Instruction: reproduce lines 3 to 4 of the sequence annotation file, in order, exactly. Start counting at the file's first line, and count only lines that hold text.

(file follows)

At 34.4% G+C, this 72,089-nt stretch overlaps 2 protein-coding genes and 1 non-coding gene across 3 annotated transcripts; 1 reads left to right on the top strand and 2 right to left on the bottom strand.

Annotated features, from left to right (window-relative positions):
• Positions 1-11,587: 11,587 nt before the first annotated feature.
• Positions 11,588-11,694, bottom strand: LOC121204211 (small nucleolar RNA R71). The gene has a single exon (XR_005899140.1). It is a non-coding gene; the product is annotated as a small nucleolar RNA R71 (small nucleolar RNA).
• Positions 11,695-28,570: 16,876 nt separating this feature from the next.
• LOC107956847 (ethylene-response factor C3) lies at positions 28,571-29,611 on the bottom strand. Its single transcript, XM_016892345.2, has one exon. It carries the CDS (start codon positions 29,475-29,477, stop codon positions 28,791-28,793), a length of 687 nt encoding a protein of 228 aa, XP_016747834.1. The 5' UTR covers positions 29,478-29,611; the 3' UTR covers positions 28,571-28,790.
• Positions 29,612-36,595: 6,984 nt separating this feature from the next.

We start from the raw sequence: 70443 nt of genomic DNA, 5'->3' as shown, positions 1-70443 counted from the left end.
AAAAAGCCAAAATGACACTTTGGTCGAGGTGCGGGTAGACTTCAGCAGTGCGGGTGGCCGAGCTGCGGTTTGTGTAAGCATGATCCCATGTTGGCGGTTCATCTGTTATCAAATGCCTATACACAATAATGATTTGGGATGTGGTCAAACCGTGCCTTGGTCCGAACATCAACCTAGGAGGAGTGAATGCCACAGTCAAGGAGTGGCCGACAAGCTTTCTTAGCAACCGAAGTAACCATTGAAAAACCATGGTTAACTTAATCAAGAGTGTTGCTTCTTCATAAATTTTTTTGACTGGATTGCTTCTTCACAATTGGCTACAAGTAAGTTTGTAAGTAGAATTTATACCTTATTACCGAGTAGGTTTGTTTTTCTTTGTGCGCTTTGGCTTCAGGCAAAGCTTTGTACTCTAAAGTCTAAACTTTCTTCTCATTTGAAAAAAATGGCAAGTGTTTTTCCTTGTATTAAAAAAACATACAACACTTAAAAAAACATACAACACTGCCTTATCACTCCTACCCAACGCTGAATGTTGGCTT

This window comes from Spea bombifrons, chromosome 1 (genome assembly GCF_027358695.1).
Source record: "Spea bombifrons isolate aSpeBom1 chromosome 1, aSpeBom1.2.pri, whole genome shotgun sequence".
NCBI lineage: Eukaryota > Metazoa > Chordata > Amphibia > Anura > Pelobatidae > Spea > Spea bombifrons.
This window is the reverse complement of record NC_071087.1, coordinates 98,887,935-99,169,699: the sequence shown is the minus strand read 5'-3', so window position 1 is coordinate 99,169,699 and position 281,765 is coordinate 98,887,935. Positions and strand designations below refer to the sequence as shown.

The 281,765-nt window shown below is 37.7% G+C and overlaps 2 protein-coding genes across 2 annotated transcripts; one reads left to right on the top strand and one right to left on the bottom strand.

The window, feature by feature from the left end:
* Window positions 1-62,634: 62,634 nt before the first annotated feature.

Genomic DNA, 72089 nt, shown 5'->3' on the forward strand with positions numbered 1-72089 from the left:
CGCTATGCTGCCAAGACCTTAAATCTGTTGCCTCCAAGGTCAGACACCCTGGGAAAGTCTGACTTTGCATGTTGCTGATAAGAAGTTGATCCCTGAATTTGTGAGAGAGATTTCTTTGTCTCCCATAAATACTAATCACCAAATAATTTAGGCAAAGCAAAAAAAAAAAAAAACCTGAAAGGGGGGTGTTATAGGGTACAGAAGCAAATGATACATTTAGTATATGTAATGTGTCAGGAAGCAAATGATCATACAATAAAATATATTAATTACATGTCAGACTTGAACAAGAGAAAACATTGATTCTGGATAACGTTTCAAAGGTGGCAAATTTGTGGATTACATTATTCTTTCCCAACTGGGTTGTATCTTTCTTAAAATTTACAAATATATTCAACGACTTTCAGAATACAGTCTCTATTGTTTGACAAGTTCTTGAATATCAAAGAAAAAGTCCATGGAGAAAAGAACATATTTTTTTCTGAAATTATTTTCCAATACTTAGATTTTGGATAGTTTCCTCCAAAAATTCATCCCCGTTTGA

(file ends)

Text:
• Positions 1-11,587: 11,587 nt before the first annotated feature.
• Positions 11,588-11,694, bottom strand: LOC121204211 (small nucleolar RNA R71). The gene has a single exon (XR_005899140.1). It is a non-coding gene; the product is annotated as a small nucleolar RNA R71 (small nucleolar RNA).